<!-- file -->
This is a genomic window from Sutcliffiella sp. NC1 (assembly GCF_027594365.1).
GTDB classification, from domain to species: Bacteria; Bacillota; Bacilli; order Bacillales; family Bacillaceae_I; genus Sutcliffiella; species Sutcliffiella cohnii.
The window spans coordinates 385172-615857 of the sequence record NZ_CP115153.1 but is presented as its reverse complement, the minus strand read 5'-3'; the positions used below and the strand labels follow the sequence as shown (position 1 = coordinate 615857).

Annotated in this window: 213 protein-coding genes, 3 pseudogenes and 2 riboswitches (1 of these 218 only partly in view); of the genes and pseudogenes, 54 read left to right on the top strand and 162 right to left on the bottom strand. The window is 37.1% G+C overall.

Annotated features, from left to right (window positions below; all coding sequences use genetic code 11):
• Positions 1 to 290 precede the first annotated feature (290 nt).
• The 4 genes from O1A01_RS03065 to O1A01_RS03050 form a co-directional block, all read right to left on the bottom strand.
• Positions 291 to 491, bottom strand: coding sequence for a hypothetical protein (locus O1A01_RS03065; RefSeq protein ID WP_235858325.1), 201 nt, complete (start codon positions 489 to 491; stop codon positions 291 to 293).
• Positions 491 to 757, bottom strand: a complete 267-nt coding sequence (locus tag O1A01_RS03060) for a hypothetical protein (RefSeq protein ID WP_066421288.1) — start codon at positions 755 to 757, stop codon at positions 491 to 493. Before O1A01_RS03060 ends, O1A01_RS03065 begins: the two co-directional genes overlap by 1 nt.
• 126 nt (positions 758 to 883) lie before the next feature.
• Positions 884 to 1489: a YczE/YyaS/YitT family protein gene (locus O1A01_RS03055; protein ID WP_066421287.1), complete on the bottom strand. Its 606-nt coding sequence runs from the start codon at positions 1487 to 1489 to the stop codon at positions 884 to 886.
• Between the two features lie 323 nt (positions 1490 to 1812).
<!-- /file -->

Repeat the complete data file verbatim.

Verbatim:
This is a genomic window from Sutcliffiella sp. NC1 (assembly GCF_027594365.1).
GTDB classification, from domain to species: Bacteria; Bacillota; Bacilli; order Bacillales; family Bacillaceae_I; genus Sutcliffiella; species Sutcliffiella cohnii.
The window spans coordinates 385172-615857 of the sequence record NZ_CP115153.1 but is presented as its reverse complement, the minus strand read 5'-3'; the positions used below and the strand labels follow the sequence as shown (position 1 = coordinate 615857).

Annotated in this window: 213 protein-coding genes, 3 pseudogenes and 2 riboswitches (1 of these 218 only partly in view); of the genes and pseudogenes, 54 read left to right on the top strand and 162 right to left on the bottom strand. The window is 37.1% G+C overall.

Annotated features, from left to right (window positions below; all coding sequences use genetic code 11):
• Positions 1 to 290 precede the first annotated feature (290 nt).
• The 4 genes from O1A01_RS03065 to O1A01_RS03050 form a co-directional block, all read right to left on the bottom strand.
• Positions 291 to 491, bottom strand: coding sequence for a hypothetical protein (locus O1A01_RS03065; RefSeq protein ID WP_235858325.1), 201 nt, complete (start codon positions 489 to 491; stop codon positions 291 to 293).
• Positions 491 to 757, bottom strand: a complete 267-nt coding sequence (locus tag O1A01_RS03060) for a hypothetical protein (RefSeq protein ID WP_066421288.1) — start codon at positions 755 to 757, stop codon at positions 491 to 493. Before O1A01_RS03060 ends, O1A01_RS03065 begins: the two co-directional genes overlap by 1 nt.
• 126 nt (positions 758 to 883) lie before the next feature.
• Positions 884 to 1489: a YczE/YyaS/YitT family protein gene (locus O1A01_RS03055; protein ID WP_066421287.1), complete on the bottom strand. Its 606-nt coding sequence runs from the start codon at positions 1487 to 1489 to the stop codon at positions 884 to 886.
• Between the two features lie 323 nt (positions 1490 to 1812).